There are a few novel things about “Hamilton” at the Orpheum in San Francisco in 2019.
First: Most of the actors in the third national tour’s cast are different from that of the first, onstage here in 2017.
Second: Tickets, though pricey, are available for purchase directly from the box office (although a daily lottery for $10 seats is offered again).
Yet, as expected, the Broadway blockbuster, Tony-, Pulitzer Prize- and Grammy-winning show by Lin-Manuel Miranda is as exciting and educational as ever, telling the formerly little-known story of Alexander Hamilton’s role in the founding of America with brilliant contemporary rhyme, music and movement.
From rival Aaron Burr and the ensemble’s urgent rap introduction, to his wife Eliza’s conclusion, recounting his (and her own) legacy, “Hamilton” is riveting.
Filled with rap, pop, R&B and jazz, it’s marvelously dense, visually and aurally, and dramatic. And though they flow seamlessly, the scenes-slash-songs, both personal and political, are works of art unto themselves. Most are high energy; there are a few quiet breaks.
The performers of all races and ethnicities meet the challenge of the complex (and fun) wordplay and music. Julius Thomas III plays the ambitious, enterprising, compulsive Hamilton with urgency; Donald Webber is commanding as his foe Burr, the more measured fellow who becomes history’s villain after a famous duel.
Returning from the first tour is Isaiah Johnson as George Washington; at Thursday’s opening show, he brought the house down with his soulful finale in his retirement theme, “One Last Time.”
Rubén Carbajal again is versatile in the dual role of statesman John Laurens and Hamilton’s son Philip, as a child and teen.
New to the show, also dual roles, are the funky and diverse Brandon Louis Armstrong as colonist Hercules Mulligan and James Madison; and Simon Longnight, shining as the flashy French Marquis de Lafayette and France-loving Thomas Jefferson. Rick Negron adeptly provides comedy as King George.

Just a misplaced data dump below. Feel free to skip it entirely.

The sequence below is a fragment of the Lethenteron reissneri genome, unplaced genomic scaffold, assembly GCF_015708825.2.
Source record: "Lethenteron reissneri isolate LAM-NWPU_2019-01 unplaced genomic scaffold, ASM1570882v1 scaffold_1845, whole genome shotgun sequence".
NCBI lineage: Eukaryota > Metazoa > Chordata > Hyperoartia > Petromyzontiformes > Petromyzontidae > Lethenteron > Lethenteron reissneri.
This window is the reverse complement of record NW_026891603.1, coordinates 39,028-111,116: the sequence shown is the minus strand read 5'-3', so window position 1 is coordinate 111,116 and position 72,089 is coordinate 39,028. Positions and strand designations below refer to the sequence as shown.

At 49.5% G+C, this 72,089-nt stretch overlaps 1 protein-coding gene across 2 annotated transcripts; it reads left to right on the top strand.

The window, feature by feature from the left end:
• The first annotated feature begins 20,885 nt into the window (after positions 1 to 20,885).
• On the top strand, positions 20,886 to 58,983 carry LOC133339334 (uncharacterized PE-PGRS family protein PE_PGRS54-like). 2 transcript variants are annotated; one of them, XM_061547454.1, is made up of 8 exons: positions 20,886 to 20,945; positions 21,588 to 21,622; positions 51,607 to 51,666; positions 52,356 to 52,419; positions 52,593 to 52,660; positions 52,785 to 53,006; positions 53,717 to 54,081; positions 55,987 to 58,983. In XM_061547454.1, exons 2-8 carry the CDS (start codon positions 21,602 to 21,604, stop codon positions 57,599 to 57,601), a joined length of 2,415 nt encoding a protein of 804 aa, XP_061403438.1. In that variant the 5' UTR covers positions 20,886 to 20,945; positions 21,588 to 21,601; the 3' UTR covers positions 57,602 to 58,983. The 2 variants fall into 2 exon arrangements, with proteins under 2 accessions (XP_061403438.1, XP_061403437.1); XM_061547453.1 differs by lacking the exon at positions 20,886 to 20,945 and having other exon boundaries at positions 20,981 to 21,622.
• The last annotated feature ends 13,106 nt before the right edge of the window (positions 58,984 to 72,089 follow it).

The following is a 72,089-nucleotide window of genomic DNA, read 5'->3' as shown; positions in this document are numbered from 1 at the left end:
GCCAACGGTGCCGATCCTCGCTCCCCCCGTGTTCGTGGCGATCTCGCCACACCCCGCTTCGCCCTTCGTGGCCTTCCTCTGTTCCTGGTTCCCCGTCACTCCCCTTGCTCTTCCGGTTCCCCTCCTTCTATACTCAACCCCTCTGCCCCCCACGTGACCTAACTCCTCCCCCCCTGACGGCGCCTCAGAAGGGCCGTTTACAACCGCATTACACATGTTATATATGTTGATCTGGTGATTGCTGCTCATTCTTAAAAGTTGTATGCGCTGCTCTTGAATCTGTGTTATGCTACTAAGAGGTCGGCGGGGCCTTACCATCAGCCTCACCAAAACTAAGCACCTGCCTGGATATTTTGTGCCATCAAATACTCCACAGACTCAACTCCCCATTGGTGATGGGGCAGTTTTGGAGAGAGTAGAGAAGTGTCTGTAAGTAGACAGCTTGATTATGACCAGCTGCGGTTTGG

The women are equally strong: Julia K. Harriman as Eliza is appropriately enamored and enraged; Sabrina Sloan is powerful as her conflicted yet tough sister Angelica; and Darilyn Castillo does double duty as sister Peggy and Maria, who successfully seduces Hamilton.
Under director Thomas Kail and choreographer Andy Blankenbuehler, the chorus is equally important, gorgeously woven into the action throughout, particularly when the turntable on designer David Korins’ perfectly functional set revolves.
And although the fervent opening night audience surprisingly didn’t stop the show with applause during the wild battle of Yorktown number when Hamilton and Lafayette assert, “Immigrants, we get the job done,” it’s clear that “Hamilton” will withstand the test of time.
Happily, this time around in The City, more people will have the opportunity to experience it.
Where: Orpheum Theatre, 1192 Market St., S.F.
When: 7 p.m. most Tuesdays, Thursdays-Fridays, 1 and 7 p.m. Wednesdays and Saturdays, 1 p.m. Sundays; closes Sept. 8
Tickets: $194 to $686
Note: A lottery offers 44 tickets at $10 each (two per customer) two days before each performance; visit hamiltonmusical.com/lottery or download the app: hamiltonmusical.com/app to enter.